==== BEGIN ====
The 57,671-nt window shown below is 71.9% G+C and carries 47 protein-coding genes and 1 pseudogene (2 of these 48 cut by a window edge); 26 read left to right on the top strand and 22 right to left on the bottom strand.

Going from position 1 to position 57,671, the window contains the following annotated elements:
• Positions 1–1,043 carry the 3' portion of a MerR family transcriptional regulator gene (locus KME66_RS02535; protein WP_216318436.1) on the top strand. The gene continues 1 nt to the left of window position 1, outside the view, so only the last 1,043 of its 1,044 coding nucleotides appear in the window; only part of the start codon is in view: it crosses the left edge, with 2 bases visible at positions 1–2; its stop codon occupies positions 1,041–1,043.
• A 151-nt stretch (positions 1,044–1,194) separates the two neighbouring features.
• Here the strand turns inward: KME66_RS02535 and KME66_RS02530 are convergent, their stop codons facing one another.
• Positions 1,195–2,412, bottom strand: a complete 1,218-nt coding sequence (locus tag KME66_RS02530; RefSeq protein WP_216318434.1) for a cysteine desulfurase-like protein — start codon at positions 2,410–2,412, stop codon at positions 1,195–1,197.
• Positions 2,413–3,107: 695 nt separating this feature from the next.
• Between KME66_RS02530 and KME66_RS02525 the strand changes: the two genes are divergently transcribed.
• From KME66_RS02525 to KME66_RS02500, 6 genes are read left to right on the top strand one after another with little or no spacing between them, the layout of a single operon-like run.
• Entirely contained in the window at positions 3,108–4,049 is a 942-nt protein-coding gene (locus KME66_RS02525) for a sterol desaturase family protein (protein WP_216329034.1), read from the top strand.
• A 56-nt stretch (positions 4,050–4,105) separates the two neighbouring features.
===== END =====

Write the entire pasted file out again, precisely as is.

The 57,671-nt window shown below is 71.9% G+C and carries 47 protein-coding genes and 1 pseudogene (2 of these 48 cut by a window edge); 26 read left to right on the top strand and 22 right to left on the bottom strand.

Going from position 1 to position 57,671, the window contains the following annotated elements:
• Positions 1–1,043 carry the 3' portion of a MerR family transcriptional regulator gene (locus KME66_RS02535; protein WP_216318436.1) on the top strand. The gene continues 1 nt to the left of window position 1, outside the view, so only the last 1,043 of its 1,044 coding nucleotides appear in the window; only part of the start codon is in view: it crosses the left edge, with 2 bases visible at positions 1–2; its stop codon occupies positions 1,041–1,043.
• A 151-nt stretch (positions 1,044–1,194) separates the two neighbouring features.
• Here the strand turns inward: KME66_RS02535 and KME66_RS02530 are convergent, their stop codons facing one another.
• Positions 1,195–2,412, bottom strand: a complete 1,218-nt coding sequence (locus tag KME66_RS02530; RefSeq protein WP_216318434.1) for a cysteine desulfurase-like protein — start codon at positions 2,410–2,412, stop codon at positions 1,195–1,197.
• Positions 2,413–3,107: 695 nt separating this feature from the next.
• Between KME66_RS02530 and KME66_RS02525 the strand changes: the two genes are divergently transcribed.
• From KME66_RS02525 to KME66_RS02500, 6 genes are read left to right on the top strand one after another with little or no spacing between them, the layout of a single operon-like run.
• Entirely contained in the window at positions 3,108–4,049 is a 942-nt protein-coding gene (locus KME66_RS02525) for a sterol desaturase family protein (protein WP_216329034.1), read from the top strand.
• A 56-nt stretch (positions 4,050–4,105) separates the two neighbouring features.